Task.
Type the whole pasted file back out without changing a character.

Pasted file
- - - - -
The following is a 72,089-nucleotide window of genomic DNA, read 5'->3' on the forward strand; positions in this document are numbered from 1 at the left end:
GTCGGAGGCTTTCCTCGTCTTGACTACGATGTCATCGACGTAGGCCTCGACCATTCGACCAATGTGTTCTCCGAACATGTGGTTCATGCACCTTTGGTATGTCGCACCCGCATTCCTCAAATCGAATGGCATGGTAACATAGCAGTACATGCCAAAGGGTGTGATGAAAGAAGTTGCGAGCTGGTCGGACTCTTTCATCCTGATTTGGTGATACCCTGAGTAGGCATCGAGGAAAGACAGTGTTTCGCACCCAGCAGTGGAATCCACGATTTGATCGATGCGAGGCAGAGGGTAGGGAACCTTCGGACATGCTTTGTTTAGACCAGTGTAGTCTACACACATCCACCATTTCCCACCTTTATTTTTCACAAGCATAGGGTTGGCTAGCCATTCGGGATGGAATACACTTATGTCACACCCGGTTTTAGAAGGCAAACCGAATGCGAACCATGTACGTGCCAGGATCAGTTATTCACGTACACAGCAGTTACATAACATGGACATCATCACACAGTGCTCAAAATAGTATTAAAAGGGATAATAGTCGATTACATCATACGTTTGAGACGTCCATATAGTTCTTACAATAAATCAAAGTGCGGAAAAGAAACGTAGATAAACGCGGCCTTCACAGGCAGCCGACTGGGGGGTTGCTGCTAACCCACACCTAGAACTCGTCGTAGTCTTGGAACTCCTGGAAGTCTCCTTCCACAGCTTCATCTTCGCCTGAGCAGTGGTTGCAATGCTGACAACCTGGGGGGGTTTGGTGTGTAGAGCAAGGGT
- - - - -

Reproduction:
The following is a 72,089-nucleotide window of genomic DNA, read 5'->3' on the forward strand; positions in this document are numbered from 1 at the left end:
GTCGGAGGCTTTCCTCGTCTTGACTACGATGTCATCGACGTAGGCCTCGACCATTCGACCAATGTGTTCTCCGAACATGTGGTTCATGCACCTTTGGTATGTCGCACCCGCATTCCTCAAATCGAATGGCATGGTAACATAGCAGTACATGCCAAAGGGTGTGATGAAAGAAGTTGCGAGCTGGTCGGACTCTTTCATCCTGATTTGGTGATACCCTGAGTAGGCATCGAGGAAAGACAGTGTTTCGCACCCAGCAGTGGAATCCACGATTTGATCGATGCGAGGCAGAGGGTAGGGAACCTTCGGACATGCTTTGTTTAGACCAGTGTAGTCTACACACATCCACCATTTCCCACCTTTATTTTTCACAAGCATAGGGTTGGCTAGCCATTCGGGATGGAATACACTTATGTCACACCCGGTTTTAGAAGGCAAACCGAATGCGAACCATGTACGTGCCAGGATCAGTTATTCACGTACACAGCAGTTACATAACATGGACATCATCACACAGTGCTCAAAATAGTATTAAAAGGGATAATAGTCGATTACATCATACGTTTGAGACGTCCATATAGTTCTTACAATAAATCAAAGTGCGGAAAAGAAACGTAGATAAACGCGGCCTTCACAGGCAGCCGACTGGGGGGTTGCTGCTAACCCACACCTAGAACTCGTCGTAGTCTTGGAACTCCTGGAAGTCTCCTTCCACAGCTTCATCTTCGCCTGAGCAGTGGTTGCAATGCTGACAACCTGGGGGGGTTTGGTGTGTAGAGCAAGGGT